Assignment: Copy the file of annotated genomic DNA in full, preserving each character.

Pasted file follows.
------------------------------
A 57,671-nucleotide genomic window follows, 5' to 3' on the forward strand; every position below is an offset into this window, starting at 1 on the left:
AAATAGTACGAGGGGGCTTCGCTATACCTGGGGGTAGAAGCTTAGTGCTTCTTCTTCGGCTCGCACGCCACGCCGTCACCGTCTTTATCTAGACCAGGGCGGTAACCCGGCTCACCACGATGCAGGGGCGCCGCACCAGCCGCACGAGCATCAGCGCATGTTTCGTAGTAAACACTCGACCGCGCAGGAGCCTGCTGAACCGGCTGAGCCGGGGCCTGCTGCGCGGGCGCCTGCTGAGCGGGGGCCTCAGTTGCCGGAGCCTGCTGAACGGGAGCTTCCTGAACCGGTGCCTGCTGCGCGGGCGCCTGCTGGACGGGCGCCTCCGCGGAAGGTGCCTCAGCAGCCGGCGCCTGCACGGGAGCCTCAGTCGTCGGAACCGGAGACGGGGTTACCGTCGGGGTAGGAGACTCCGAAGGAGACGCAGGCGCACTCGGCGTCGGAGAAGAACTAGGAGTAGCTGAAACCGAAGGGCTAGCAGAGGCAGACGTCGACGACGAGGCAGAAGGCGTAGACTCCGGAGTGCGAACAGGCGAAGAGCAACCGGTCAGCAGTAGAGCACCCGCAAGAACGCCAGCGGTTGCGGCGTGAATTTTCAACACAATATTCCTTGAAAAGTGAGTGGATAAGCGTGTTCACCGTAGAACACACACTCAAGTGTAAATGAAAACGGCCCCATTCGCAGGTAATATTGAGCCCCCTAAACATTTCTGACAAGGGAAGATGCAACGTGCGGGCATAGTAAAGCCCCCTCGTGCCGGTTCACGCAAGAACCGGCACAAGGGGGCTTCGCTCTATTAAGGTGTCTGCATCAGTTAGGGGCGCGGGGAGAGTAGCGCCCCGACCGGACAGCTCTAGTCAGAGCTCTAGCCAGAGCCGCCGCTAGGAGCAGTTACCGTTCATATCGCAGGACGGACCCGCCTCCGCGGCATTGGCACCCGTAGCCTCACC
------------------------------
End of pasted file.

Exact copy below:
A 57,671-nucleotide genomic window follows, 5' to 3' on the forward strand; every position below is an offset into this window, starting at 1 on the left:
AAATAGTACGAGGGGGCTTCGCTATACCTGGGGGTAGAAGCTTAGTGCTTCTTCTTCGGCTCGCACGCCACGCCGTCACCGTCTTTATCTAGACCAGGGCGGTAACCCGGCTCACCACGATGCAGGGGCGCCGCACCAGCCGCACGAGCATCAGCGCATGTTTCGTAGTAAACACTCGACCGCGCAGGAGCCTGCTGAACCGGCTGAGCCGGGGCCTGCTGCGCGGGCGCCTGCTGAGCGGGGGCCTCAGTTGCCGGAGCCTGCTGAACGGGAGCTTCCTGAACCGGTGCCTGCTGCGCGGGCGCCTGCTGGACGGGCGCCTCCGCGGAAGGTGCCTCAGCAGCCGGCGCCTGCACGGGAGCCTCAGTCGTCGGAACCGGAGACGGGGTTACCGTCGGGGTAGGAGACTCCGAAGGAGACGCAGGCGCACTCGGCGTCGGAGAAGAACTAGGAGTAGCTGAAACCGAAGGGCTAGCAGAGGCAGACGTCGACGACGAGGCAGAAGGCGTAGACTCCGGAGTGCGAACAGGCGAAGAGCAACCGGTCAGCAGTAGAGCACCCGCAAGAACGCCAGCGGTTGCGGCGTGAATTTTCAACACAATATTCCTTGAAAAGTGAGTGGATAAGCGTGTTCACCGTAGAACACACACTCAAGTGTAAATGAAAACGGCCCCATTCGCAGGTAATATTGAGCCCCCTAAACATTTCTGACAAGGGAAGATGCAACGTGCGGGCATAGTAAAGCCCCCTCGTGCCGGTTCACGCAAGAACCGGCACAAGGGGGCTTCGCTCTATTAAGGTGTCTGCATCAGTTAGGGGCGCGGGGAGAGTAGCGCCCCGACCGGACAGCTCTAGTCAGAGCTCTAGCCAGAGCCGCCGCTAGGAGCAGTTACCGTTCATATCGCAGGACGGACCCGCCTCCGCGGCATTGGCACCCGTAGCCTCACC